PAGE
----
All members including people living with cancer, family members and significant caregivers.
For beginner or avid bird watchers, Bird Strolls is an opportunity to learn about local birds and to meet others who share a common interest in birds. Members delight in all aspects of this program … learning about birds, doing the bird strolls homework and sharing their bird sightings. The schedule of meetings depends on the season.
“When I spend time watching the birds I feel this great calmness and relief. It’s a feeling of being totally centred – focused on something other than my cancer.” – Gary M
Benefits and Impact
Studies show that birdwatching has a calming effect and helps focus the attention. Being fully present in the moment brings mindfulness. The main benefit of Bird Strolls is the invitation to be out in nature which can help reduce stress, anxiety and depression.
What to Expect at a Session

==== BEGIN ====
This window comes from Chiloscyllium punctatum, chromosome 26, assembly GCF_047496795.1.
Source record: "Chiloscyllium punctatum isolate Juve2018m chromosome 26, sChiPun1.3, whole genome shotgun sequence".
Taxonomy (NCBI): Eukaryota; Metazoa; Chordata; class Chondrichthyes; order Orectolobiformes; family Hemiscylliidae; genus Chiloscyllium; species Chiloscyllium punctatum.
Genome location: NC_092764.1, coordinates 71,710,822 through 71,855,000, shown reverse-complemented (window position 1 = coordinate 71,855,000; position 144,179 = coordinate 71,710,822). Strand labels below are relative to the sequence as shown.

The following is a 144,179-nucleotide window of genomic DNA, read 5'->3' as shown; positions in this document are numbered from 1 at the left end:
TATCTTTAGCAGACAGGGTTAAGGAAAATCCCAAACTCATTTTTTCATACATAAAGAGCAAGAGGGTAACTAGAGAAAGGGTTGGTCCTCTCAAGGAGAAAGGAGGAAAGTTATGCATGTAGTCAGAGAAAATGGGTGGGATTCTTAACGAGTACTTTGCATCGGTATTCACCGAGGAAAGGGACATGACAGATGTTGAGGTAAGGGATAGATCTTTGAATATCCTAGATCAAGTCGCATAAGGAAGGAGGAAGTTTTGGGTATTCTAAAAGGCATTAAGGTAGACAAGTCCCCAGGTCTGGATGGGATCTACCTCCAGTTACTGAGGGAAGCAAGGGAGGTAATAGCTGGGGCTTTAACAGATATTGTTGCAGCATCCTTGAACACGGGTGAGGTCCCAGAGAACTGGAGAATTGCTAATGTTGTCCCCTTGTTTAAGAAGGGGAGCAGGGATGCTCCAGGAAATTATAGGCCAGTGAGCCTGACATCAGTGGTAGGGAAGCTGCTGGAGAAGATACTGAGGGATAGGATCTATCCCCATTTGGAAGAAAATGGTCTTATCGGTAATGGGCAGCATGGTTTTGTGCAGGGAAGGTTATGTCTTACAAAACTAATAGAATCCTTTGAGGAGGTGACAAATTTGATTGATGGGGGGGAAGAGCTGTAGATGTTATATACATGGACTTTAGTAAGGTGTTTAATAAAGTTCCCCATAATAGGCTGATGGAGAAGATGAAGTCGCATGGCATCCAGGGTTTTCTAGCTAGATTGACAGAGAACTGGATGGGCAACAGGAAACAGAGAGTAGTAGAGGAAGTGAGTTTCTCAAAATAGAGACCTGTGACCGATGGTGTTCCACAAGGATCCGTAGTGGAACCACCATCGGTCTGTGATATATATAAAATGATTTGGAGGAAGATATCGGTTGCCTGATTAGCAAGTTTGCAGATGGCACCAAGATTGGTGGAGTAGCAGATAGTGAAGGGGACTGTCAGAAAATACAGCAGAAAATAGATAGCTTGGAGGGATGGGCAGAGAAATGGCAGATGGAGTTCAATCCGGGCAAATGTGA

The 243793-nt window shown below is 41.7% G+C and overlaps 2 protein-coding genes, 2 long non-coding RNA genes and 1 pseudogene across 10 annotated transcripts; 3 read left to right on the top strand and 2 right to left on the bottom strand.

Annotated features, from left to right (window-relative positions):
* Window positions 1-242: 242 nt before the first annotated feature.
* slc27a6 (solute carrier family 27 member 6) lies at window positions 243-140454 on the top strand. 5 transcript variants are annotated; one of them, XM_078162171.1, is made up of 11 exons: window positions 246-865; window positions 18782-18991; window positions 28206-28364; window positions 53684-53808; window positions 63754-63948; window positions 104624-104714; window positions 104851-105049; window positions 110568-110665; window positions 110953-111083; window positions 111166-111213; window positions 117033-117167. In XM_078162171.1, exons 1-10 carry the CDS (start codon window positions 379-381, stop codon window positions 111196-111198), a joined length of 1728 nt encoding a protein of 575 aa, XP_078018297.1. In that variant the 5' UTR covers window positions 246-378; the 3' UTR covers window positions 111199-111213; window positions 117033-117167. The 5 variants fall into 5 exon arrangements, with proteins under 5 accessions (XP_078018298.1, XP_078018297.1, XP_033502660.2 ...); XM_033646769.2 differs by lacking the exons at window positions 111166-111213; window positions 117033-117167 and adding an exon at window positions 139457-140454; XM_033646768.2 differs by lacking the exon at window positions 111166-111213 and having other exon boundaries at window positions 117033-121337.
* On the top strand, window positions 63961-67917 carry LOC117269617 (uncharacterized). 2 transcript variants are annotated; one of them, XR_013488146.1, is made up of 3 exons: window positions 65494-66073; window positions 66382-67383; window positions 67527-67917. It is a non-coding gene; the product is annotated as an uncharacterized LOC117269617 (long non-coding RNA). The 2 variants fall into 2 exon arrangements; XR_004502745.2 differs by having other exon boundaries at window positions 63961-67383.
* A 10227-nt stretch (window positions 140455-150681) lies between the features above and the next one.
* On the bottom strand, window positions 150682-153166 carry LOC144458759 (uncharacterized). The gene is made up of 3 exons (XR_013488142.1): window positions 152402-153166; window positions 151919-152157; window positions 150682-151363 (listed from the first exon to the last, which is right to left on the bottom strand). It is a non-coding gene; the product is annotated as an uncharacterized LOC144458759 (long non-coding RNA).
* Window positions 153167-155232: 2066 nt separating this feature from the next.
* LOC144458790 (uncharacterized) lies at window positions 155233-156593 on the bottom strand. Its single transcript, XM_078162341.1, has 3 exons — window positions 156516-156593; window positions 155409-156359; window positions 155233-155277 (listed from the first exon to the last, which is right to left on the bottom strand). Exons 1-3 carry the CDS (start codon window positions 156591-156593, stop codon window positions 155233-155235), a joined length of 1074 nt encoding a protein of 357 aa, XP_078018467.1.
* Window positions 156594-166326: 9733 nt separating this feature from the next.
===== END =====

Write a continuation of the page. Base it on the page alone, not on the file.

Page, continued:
At the first meeting, our Wellspring Program Leaders talk about bird watching, binoculars, identification guides and apps. At each meeting, they show photos of local birds and share recordings of bird songs and calls. Through Wellspring, they will share a wealth of resources and other helpful information.
They encourage participants to go for bird strolls in your local park or even just discover what’s in your own backyard. Your ‘stroll-work’ is to find and watch birds, with the option to take photos or notes to share at the next meeting. Wellspring Program Leaders will help you identify any mystery birds.
You will discover many different birds and where to find them in the Calgary area. Bird by bird, you will surely benefit from the mindfulness of this experience and especially, spending time in nature.
What the Research Says
Research shows that both nature-based activities and walking can play an important role in the health of people living with cancer. Engaging with nature has been reported to improve quality of life, fatigue, and anxiety in those with cancer (Nakau et al., 2013; Ray & Jakubec, 2014). Additionally, the American College of Sports Medicine exercise guidelines for cancer survivors cites strong evidence that aerobic exercise (including walking) improves numerous health-related outcomes in cancer survivors including fatigue, anxiety and physical function (Campbell et al., 2019).